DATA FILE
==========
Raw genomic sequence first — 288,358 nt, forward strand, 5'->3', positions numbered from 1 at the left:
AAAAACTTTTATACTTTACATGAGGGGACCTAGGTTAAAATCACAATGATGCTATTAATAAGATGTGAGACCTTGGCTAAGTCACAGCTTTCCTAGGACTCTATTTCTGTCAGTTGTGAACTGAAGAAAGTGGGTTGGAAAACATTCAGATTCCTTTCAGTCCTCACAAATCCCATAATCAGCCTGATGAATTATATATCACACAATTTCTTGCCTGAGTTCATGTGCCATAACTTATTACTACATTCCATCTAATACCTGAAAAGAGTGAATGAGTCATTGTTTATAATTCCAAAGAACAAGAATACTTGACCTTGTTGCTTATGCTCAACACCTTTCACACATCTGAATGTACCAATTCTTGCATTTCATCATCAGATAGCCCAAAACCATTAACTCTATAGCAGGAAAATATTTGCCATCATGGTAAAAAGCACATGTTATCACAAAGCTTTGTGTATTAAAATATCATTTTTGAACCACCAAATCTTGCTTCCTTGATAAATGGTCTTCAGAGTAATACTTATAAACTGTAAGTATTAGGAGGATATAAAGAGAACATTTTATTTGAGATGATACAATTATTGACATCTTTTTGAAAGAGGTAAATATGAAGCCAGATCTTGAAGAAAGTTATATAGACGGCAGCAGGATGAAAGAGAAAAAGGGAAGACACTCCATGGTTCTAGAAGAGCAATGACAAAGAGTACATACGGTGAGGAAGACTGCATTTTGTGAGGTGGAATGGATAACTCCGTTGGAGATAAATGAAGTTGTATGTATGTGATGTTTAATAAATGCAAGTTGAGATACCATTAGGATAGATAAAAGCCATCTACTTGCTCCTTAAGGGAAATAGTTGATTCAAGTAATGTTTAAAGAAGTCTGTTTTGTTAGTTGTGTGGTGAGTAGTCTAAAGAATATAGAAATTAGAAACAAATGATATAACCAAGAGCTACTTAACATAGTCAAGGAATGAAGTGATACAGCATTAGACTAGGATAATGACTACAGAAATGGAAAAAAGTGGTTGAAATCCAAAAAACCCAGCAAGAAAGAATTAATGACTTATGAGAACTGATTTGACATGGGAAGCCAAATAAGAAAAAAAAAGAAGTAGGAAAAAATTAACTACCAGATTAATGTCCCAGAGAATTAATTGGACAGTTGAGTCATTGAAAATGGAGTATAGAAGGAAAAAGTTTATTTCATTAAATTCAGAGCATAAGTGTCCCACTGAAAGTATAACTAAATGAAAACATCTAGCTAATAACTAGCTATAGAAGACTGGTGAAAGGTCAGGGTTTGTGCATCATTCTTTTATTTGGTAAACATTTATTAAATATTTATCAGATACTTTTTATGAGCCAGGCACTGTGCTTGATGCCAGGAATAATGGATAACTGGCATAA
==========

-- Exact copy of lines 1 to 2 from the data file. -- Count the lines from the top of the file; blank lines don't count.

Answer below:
Raw genomic sequence first — 288,358 nt, forward strand, 5'->3', positions numbered from 1 at the left:
AAAAACTTTTATACTTTACATGAGGGGACCTAGGTTAAAATCACAATGATGCTATTAATAAGATGTGAGACCTTGGCTAAGTCACAGCTTTCCTAGGACTCTATTTCTGTCAGTTGTGAACTGAAGAAAGTGGGTTGGAAAACATTCAGATTCCTTTCAGTCCTCACAAATCCCATAATCAGCCTGATGAATTATATATCACACAATTTCTTGCCTGAGTTCATGTGCCATAACTTATTACTACATTCCATCTAATACCTGAAAAGAGTGAATGAGTCATTGTTTATAATTCCAAAGAACAAGAATACTTGACCTTGTTGCTTATGCTCAACACCTTTCACACATCTGAATGTACCAATTCTTGCATTTCATCATCAGATAGCCCAAAACCATTAACTCTATAGCAGGAAAATATTTGCCATCATGGTAAAAAGCACATGTTATCACAAAGCTTTGTGTATTAAAATATCATTTTTGAACCACCAAATCTTGCTTCCTTGATAAATGGTCTTCAGAGTAATACTTATAAACTGTAAGTATTAGGAGGATATAAAGAGAACATTTTATTTGAGATGATACAATTATTGACATCTTTTTGAAAGAGGTAAATATGAAGCCAGATCTTGAAGAAAGTTATATAGACGGCAGCAGGATGAAAGAGAAAAAGGGAAGACACTCCATGGTTCTAGAAGAGCAATGACAAAGAGTACATACGGTGAGGAAGACTGCATTTTGTGAGGTGGAATGGATAACTCCGTTGGAGATAAATGAAGTTGTATGTATGTGATGTTTAATAAATGCAAGTTGAGATACCATTAGGATAGATAAAAGCCATCTACTTGCTCCTTAAGGGAAATAGTTGATTCAAGTAATGTTTAAAGAAGTCTGTTTTGTTAGTTGTGTGGTGAGTAGTCTAAAGAATATAGAAATTAGAAACAAATGATATAACCAAGAGCTACTTAACATAGTCAAGGAATGAAGTGATACAGCATTAGACTAGGATAATGACTACAGAAATGGAAAAAAGTGGTTGAAATCCAAAAAACCCAGCAAGAAAGAATTAATGACTTATGAGAACTGATTTGACATGGGAAGCCAAATAAGAAAAAAAAAGAAGTAGGAAAAAATTAACTACCAGATTAATGTCCCAGAGAATTAATTGGACAGTTGAGTCATTGAAAATGGAGTATAGAAGGAAAAAGTTTATTTCATTAAATTCAGAGCATAAGTGTCCCACTGAAAGTATAACTAAATGAAAACATCTAGCTAATAACTAGCTATAGAAGACTGGTGAAAGGTCAGGGTTTGTGCATCATTCTTTTATTTGGTAAACATTTATTAAATATTTATCAGATACTTTTTATGAGCCAGGCACTGTGCTTGATGCCAGGAATAATGGATAACTGGCATAA